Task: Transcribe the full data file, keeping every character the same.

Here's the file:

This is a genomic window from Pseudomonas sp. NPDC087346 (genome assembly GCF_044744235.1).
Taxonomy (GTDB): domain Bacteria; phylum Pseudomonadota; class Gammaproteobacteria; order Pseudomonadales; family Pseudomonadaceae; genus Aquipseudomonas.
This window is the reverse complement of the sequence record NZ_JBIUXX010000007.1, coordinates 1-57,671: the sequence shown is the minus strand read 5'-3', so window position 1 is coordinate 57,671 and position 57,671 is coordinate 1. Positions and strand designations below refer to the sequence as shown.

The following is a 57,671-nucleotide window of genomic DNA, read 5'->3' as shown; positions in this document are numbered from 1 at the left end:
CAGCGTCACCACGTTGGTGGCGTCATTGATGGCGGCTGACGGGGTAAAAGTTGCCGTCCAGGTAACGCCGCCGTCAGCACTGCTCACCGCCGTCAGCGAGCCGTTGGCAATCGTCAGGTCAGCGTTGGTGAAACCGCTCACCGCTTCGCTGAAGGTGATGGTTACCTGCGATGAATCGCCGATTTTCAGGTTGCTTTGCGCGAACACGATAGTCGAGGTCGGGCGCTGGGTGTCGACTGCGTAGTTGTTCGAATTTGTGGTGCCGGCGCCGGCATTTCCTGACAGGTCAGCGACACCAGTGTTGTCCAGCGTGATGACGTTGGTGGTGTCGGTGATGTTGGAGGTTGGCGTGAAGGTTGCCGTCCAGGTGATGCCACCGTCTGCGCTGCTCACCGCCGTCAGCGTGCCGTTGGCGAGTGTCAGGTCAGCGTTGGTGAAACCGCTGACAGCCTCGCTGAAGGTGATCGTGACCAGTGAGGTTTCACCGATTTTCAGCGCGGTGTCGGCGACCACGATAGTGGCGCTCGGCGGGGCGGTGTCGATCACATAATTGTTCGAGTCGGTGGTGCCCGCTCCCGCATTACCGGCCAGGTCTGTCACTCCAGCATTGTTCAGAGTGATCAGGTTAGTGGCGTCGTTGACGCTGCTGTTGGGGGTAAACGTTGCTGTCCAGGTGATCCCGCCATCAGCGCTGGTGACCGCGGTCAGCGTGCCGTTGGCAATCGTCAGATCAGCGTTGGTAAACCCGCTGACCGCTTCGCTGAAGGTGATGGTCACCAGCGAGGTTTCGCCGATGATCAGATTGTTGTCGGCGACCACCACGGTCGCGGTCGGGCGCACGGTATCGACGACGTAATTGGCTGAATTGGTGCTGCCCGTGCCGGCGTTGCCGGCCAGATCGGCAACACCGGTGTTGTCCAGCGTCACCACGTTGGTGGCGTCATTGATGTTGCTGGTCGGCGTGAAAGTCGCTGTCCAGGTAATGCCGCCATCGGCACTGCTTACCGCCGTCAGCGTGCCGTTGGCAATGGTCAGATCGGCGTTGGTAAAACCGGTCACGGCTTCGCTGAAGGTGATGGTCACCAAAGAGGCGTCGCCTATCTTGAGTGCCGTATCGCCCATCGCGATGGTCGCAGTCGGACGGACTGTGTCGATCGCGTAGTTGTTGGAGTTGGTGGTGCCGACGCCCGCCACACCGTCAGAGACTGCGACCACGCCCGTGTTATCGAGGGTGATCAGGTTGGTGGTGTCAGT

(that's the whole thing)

This is a genomic window from Pseudomonas sp. NPDC087346 (genome assembly GCF_044744235.1).
Taxonomy (GTDB): domain Bacteria; phylum Pseudomonadota; class Gammaproteobacteria; order Pseudomonadales; family Pseudomonadaceae; genus Aquipseudomonas.
This window is the reverse complement of the sequence record NZ_JBIUXX010000007.1, coordinates 1-57,671: the sequence shown is the minus strand read 5'-3', so window position 1 is coordinate 57,671 and position 57,671 is coordinate 1. Positions and strand designations below refer to the sequence as shown.

The following is a 57,671-nucleotide window of genomic DNA, read 5'->3' as shown; positions in this document are numbered from 1 at the left end:
CAGCGTCACCACGTTGGTGGCGTCATTGATGGCGGCTGACGGGGTAAAAGTTGCCGTCCAGGTAACGCCGCCGTCAGCACTGCTCACCGCCGTCAGCGAGCCGTTGGCAATCGTCAGGTCAGCGTTGGTGAAACCGCTCACCGCTTCGCTGAAGGTGATGGTTACCTGCGATGAATCGCCGATTTTCAGGTTGCTTTGCGCGAACACGATAGTCGAGGTCGGGCGCTGGGTGTCGACTGCGTAGTTGTTCGAATTTGTGGTGCCGGCGCCGGCATTTCCTGACAGGTCAGCGACACCAGTGTTGTCCAGCGTGATGACGTTGGTGGTGTCGGTGATGTTGGAGGTTGGCGTGAAGGTTGCCGTCCAGGTGATGCCACCGTCTGCGCTGCTCACCGCCGTCAGCGTGCCGTTGGCGAGTGTCAGGTCAGCGTTGGTGAAACCGCTGACAGCCTCGCTGAAGGTGATCGTGACCAGTGAGGTTTCACCGATTTTCAGCGCGGTGTCGGCGACCACGATAGTGGCGCTCGGCGGGGCGGTGTCGATCACATAATTGTTCGAGTCGGTGGTGCCCGCTCCCGCATTACCGGCCAGGTCTGTCACTCCAGCATTGTTCAGAGTGATCAGGTTAGTGGCGTCGTTGACGCTGCTGTTGGGGGTAAACGTTGCTGTCCAGGTGATCCCGCCATCAGCGCTGGTGACCGCGGTCAGCGTGCCGTTGGCAATCGTCAGATCAGCGTTGGTAAACCCGCTGACCGCTTCGCTGAAGGTGATGGTCACCAGCGAGGTTTCGCCGATGATCAGATTGTTGTCGGCGACCACCACGGTCGCGGTCGGGCGCACGGTATCGACGACGTAATTGGCTGAATTGGTGCTGCCCGTGCCGGCGTTGCCGGCCAGATCGGCAACACCGGTGTTGTCCAGCGTCACCACGTTGGTGGCGTCATTGATGTTGCTGGTCGGCGTGAAAGTCGCTGTCCAGGTAATGCCGCCATCGGCACTGCTTACCGCCGTCAGCGTGCCGTTGGCAATGGTCAGATCGGCGTTGGTAAAACCGGTCACGGCTTCGCTGAAGGTGATGGTCACCAAAGAGGCGTCGCCTATCTTGAGTGCCGTATCGCCCATCGCGATGGTCGCAGTCGGACGGACTGTGTCGATCGCGTAGTTGTTGGAGTTGGTGGTGCCGACGCCCGCCACACCGTCAGAGACTGCGACCACGCCCGTGTTATCGAGGGTGATCAGGTTGGTGGTGTCAGT